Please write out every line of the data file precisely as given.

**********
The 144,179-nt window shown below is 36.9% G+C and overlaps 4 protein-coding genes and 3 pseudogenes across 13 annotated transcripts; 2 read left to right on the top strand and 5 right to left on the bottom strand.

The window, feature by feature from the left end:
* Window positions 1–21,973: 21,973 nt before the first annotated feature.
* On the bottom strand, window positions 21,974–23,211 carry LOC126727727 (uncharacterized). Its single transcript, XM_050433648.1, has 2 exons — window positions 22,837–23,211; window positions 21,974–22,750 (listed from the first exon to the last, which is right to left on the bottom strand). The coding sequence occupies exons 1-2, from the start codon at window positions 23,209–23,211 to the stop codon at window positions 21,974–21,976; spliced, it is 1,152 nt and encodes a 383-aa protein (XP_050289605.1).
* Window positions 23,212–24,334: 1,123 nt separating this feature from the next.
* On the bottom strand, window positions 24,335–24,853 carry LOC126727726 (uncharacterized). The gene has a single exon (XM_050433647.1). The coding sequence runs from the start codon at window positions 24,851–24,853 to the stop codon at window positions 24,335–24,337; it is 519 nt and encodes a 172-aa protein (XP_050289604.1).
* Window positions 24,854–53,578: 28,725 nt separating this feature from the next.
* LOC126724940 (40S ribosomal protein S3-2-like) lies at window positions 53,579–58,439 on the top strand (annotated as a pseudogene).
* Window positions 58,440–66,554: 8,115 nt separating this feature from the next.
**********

The 144,179-nt window shown below is 36.9% G+C and overlaps 4 protein-coding genes and 3 pseudogenes across 13 annotated transcripts; 2 read left to right on the top strand and 5 right to left on the bottom strand.

The window, feature by feature from the left end:
* Window positions 1–21,973: 21,973 nt before the first annotated feature.
* On the bottom strand, window positions 21,974–23,211 carry LOC126727727 (uncharacterized). Its single transcript, XM_050433648.1, has 2 exons — window positions 22,837–23,211; window positions 21,974–22,750 (listed from the first exon to the last, which is right to left on the bottom strand). The coding sequence occupies exons 1-2, from the start codon at window positions 23,209–23,211 to the stop codon at window positions 21,974–21,976; spliced, it is 1,152 nt and encodes a 383-aa protein (XP_050289605.1).
* Window positions 23,212–24,334: 1,123 nt separating this feature from the next.
* On the bottom strand, window positions 24,335–24,853 carry LOC126727726 (uncharacterized). The gene has a single exon (XM_050433647.1). The coding sequence runs from the start codon at window positions 24,851–24,853 to the stop codon at window positions 24,335–24,337; it is 519 nt and encodes a 172-aa protein (XP_050289604.1).
* Window positions 24,854–53,578: 28,725 nt separating this feature from the next.
* LOC126724940 (40S ribosomal protein S3-2-like) lies at window positions 53,579–58,439 on the top strand (annotated as a pseudogene).
* Window positions 58,440–66,554: 8,115 nt separating this feature from the next.